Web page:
Munich Malt - The Maltiest Malt of All! - Proximity Malt

Munich Malt – The Maltiest Malt of All!

Proximity Malt, 07-08-2020

When Summer Solstice rolls around, we at Proximity are thinking Oktober.

No… not the tenth month, badly spelled by a Happy Hour blogger…but Oktober, as in Oktoberfest bier, the seasonal lager marking the end of summer and the beginning of autumn. In the old country, it was the beer to be enjoyed with a slab of bread after a long day of harvesting the ripened grains.

According to the Oxford Companion of beer, Munich Malt was first developed as a color and aroma malt by the Spaten Brewery of Munich, Germany in the late 1830s. It was dried using a then-revolutionary, indirectly fired kiln, a change from the direct-fired kilns of the day, and a precursor to modern malting technology. The first beer style made with the new Munich malt dates back to1841, and is now known as Märzen, which is also the forerunner of the Oktoberfestbier.

Gabriel Sedlemayer, Sr., Spaten Brewery, Munich – circa 1839

Munich malt isn’t only ideal for Marzen and Oktoberfest – it’s also right at home with darker lagers, like Dunkel, Schwarzbier, Bock, Dopplebock, Brown ales, Vienna Lagers, Porters, and even Stouts -any beer that’s looking to anchor in genuinely malty characteristics. In fact, Munich is also now commonly used to provide a nice malt backbone and balance for highly hopped Pale Ale and IPA styles now so popular in the U.S. and worldwide.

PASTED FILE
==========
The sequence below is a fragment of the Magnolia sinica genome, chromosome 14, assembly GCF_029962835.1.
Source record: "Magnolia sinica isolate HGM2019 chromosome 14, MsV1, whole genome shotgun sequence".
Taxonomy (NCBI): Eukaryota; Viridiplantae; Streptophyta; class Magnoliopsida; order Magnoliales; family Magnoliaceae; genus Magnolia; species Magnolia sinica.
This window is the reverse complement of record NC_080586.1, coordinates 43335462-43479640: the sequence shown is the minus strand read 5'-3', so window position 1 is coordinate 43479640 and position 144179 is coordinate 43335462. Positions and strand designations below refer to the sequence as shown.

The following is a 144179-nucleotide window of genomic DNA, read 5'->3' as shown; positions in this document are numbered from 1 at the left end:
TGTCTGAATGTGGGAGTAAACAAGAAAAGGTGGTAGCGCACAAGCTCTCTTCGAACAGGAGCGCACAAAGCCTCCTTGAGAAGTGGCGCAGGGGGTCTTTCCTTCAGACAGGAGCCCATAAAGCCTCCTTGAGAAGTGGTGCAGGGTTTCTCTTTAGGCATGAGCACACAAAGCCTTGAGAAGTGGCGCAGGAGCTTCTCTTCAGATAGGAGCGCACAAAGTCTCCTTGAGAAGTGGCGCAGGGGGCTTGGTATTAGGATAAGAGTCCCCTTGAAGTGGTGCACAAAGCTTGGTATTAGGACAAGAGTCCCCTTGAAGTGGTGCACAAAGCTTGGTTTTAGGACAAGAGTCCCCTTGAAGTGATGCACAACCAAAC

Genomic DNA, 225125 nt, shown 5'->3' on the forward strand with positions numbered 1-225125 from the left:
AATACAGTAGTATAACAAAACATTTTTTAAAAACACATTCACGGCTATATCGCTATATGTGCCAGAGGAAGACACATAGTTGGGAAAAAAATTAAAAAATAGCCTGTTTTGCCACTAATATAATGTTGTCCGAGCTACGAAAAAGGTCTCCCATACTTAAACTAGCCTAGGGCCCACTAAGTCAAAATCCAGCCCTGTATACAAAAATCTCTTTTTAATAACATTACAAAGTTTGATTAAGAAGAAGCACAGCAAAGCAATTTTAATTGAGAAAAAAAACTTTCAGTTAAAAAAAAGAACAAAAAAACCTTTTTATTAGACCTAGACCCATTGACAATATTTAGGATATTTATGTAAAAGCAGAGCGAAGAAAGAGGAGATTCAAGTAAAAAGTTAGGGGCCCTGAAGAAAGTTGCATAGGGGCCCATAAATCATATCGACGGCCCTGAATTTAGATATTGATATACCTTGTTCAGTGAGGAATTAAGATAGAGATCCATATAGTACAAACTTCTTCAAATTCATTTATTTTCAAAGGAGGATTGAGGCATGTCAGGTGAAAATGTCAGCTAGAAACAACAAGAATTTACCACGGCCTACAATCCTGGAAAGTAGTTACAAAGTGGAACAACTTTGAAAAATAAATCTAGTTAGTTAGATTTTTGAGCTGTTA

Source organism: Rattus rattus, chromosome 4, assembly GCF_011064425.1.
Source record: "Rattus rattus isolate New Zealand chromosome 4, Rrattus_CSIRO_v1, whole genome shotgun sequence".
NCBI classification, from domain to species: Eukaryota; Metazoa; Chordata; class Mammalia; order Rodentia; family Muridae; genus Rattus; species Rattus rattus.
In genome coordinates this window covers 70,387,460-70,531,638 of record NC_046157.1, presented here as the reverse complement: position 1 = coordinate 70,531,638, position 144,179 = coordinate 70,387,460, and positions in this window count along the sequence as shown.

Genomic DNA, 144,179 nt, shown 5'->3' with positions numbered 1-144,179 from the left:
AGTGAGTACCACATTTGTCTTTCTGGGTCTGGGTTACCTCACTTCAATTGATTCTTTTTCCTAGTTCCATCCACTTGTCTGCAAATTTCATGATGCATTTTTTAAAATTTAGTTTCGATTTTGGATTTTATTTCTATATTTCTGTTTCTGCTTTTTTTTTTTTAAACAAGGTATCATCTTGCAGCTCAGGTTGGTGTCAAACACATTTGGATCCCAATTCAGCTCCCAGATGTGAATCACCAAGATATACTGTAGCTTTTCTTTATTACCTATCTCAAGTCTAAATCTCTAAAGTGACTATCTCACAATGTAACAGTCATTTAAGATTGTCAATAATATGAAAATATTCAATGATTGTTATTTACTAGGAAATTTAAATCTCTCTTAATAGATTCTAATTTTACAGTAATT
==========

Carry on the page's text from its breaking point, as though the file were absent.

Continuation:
Munich malts can range in color from 5-30 Lovibond color.  The intensity of the additional malty sweetness increases as the maltster escalates the color, eventually providing flavor and amber or red hues to the wort and the finished beer.  All Munich malts have lower enzyme content (DP and Alpha) than base malt, due to the more aggressive kiln times and temperatures the maltster applies to produce the additional color and ‘malty’sweetness. Moreover, true Munich malts are lower in available FAN, as the free amino groups are consumed, and converted to Maillard end products (Maillard reaction, a non-enzymatic browning procedure that usually imparts flavour to starch-based food products).

Now that summer’s in full swing – we know our brewer friends are thinking…and planning…for fall, which means Oktoberfest. When we at Proximity think Oktoberfest, we think Munich malt – the toasty, sweet, downright maltiest of all malts that creates the quenching lager’s signature flavor.



Proximity Malt